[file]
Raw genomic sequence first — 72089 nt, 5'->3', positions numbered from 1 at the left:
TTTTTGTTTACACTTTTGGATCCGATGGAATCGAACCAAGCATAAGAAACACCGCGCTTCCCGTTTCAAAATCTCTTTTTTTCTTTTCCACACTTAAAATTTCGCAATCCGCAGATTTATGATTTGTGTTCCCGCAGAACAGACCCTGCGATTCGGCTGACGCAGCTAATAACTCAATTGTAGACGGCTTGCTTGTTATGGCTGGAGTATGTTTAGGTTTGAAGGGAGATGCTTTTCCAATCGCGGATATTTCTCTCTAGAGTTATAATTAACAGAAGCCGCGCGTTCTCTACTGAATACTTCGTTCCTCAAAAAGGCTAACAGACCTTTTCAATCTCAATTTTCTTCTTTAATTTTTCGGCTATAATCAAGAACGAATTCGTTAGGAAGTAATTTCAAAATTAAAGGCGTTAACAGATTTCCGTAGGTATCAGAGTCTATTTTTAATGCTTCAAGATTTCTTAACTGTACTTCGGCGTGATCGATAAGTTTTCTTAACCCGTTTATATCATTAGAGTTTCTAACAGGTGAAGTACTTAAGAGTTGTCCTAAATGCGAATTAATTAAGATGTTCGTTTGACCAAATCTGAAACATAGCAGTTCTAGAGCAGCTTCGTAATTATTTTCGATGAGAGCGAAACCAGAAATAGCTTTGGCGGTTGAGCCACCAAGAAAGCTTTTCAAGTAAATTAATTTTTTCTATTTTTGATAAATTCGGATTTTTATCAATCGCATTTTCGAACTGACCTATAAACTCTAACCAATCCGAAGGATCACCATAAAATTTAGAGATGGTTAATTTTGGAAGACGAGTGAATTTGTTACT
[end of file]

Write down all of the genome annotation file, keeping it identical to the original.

Raw genomic sequence first — 72089 nt, 5'->3', positions numbered from 1 at the left:
TTTTTGTTTACACTTTTGGATCCGATGGAATCGAACCAAGCATAAGAAACACCGCGCTTCCCGTTTCAAAATCTCTTTTTTTCTTTTCCACACTTAAAATTTCGCAATCCGCAGATTTATGATTTGTGTTCCCGCAGAACAGACCCTGCGATTCGGCTGACGCAGCTAATAACTCAATTGTAGACGGCTTGCTTGTTATGGCTGGAGTATGTTTAGGTTTGAAGGGAGATGCTTTTCCAATCGCGGATATTTCTCTCTAGAGTTATAATTAACAGAAGCCGCGCGTTCTCTACTGAATACTTCGTTCCTCAAAAAGGCTAACAGACCTTTTCAATCTCAATTTTCTTCTTTAATTTTTCGGCTATAATCAAGAACGAATTCGTTAGGAAGTAATTTCAAAATTAAAGGCGTTAACAGATTTCCGTAGGTATCAGAGTCTATTTTTAATGCTTCAAGATTTCTTAACTGTACTTCGGCGTGATCGATAAGTTTTCTTAACCCGTTTATATCATTAGAGTTTCTAACAGGTGAAGTACTTAAGAGTTGTCCTAAATGCGAATTAATTAAGATGTTCGTTTGACCAAATCTGAAACATAGCAGTTCTAGAGCAGCTTCGTAATTATTTTCGATGAGAGCGAAACCAGAAATAGCTTTGGCGGTTGAGCCACCAAGAAAGCTTTTCAAGTAAATTAATTTTTTCTATTTTTGATAAATTCGGATTTTTATCAATCGCATTTTCGAACTGACCTATAAACTCTAACCAATCCGAAGGATCACCATAAAATTTAGAGATGGTTAATTTTGGAAGACGAGTGAATTTGTTACT